redSprite.anchorPoint = CGPoint(x: 0, y:0)
    redSprite.position = CGPoint(x: size.width/2 - 100, y: size.height - 210)
    addChild(redSprite)
}

Notice how we had to subtract from both the x and y values to center the sprite. If we had left the anchorPoint at its default then it would already have been centered on the x axis. It is important to remember that when you change the anchor point, you may have to make some adjustments in your positioning.

SpriteKit Basics: Sprites

Textured Sprites

That red box is good for practice with positioning, but you’ll usually want to texture your sprite with artwork for your game.

Let’s create a textured SKSpriteNode. Add the following code at the bottom of the didMove(to:) method.

override func didMove(to view: SKView) {

    ...
        
    let player = SKSpriteNode(imageNamed: "player")
    player.position = CGPoint(x: size.width/2 , y: 300)
    addChild(player)
}

Here we use the convenience initializer init(imageNamed:), which takes as a parameter the name of an image without the extension. This is the easiest way to create a textured sprite as it creates the texture for you from the image you pass in.

The other way to create a textured SKSpriteNode is to create an SKTexture beforehand, and use one of the intializers that take a texture as a parameter.

SpriteKit Basics: Sprites

Let’s create a couple more SKSpriteNodes and change some of their properties. Again, add these to the bottom of your didMove(to:) function.

override func didMove(to view: SKView) {
    
    ...
    
    let enemy1 = SKSpriteNode(imageNamed: "enemy1")
    enemy1.position = CGPoint(x: 100 , y: 300)
    enemy1.xScale = 2
    addChild(enemy1)
        
        
    let enemy2 = SKSpriteNode(imageNamed: "enemy2")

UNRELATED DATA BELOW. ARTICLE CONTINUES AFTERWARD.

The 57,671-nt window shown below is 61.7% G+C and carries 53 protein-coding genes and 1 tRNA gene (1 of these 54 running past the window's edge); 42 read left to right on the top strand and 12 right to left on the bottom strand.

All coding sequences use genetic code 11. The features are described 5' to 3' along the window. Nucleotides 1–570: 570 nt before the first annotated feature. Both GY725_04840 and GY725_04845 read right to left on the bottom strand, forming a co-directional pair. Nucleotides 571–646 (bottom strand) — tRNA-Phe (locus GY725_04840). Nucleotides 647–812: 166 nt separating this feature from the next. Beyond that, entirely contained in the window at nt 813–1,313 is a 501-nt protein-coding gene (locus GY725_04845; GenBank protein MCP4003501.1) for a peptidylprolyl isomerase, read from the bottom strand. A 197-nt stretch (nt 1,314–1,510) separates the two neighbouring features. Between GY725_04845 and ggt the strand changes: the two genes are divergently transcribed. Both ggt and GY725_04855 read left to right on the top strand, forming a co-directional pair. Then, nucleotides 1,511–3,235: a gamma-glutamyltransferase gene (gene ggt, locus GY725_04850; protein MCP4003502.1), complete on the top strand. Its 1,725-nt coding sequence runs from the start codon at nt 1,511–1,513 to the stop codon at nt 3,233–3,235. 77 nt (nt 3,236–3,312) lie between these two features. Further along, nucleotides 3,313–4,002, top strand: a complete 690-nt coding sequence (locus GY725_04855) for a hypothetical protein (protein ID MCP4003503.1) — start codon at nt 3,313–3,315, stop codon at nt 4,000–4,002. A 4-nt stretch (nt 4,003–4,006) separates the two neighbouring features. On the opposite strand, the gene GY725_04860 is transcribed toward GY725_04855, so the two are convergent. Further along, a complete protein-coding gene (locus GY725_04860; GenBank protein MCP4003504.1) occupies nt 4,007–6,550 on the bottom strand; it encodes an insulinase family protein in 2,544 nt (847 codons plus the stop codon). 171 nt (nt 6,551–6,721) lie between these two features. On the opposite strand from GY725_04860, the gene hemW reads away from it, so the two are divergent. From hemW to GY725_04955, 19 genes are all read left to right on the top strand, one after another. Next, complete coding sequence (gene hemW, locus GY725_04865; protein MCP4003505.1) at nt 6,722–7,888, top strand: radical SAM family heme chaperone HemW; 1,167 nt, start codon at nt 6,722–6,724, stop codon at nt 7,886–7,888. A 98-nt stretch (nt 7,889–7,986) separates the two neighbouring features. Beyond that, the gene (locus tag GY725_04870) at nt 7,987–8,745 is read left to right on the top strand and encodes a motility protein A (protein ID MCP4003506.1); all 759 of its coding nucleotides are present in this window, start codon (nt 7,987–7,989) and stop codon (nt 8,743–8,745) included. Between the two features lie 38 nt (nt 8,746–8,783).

enemy2.position = CGPoint(x: size.width - 100 , y: 300)
    enemy2.zRotation = 3.14 * 90 / 180
    addChild(enemy2)
}

Here we create two SKSpriteNodes, enemy1 and enemy2. We set the xScale on enemy1 to 2 and change the zRotation on enemy2 to rotate it by 90 degrees. (The zRotation property takes it values in radians, and a positive value indicates a counterclockwise rotation.)

We’ve experimented with changing a few properties on a sprite. Take a look at the documentation for SKNodes and SKSpriteNodes and try changing a few of the other properties to see the effects they have.

SpriteKit Basics: Sprites

Sprite nodes are good for basic rectangles and textures, but sometimes a more complex shape will be needed. The SKShapeNode has you covered in those cases. We’ll take a look at shape nodes next.

Shape Nodes

Another useful node is the SKShapeNode. This node renders a shape defined by a Core Graphics path. SKShapeNodes are useful for content that cannot be easily realized with an SKSpriteNode. This class is more memory intensive and has lower performance than using an SKSpriteNode, so you should try to use it sparingly.

To assign a shape to SKShapeNode, you can set a CGPath to the node’s path property. However, there are a few initializers that offer predefined shapes such as rectangles, circles, and ellipses. Let’s create a circle using the convenience initializer init(circleOfRadius:).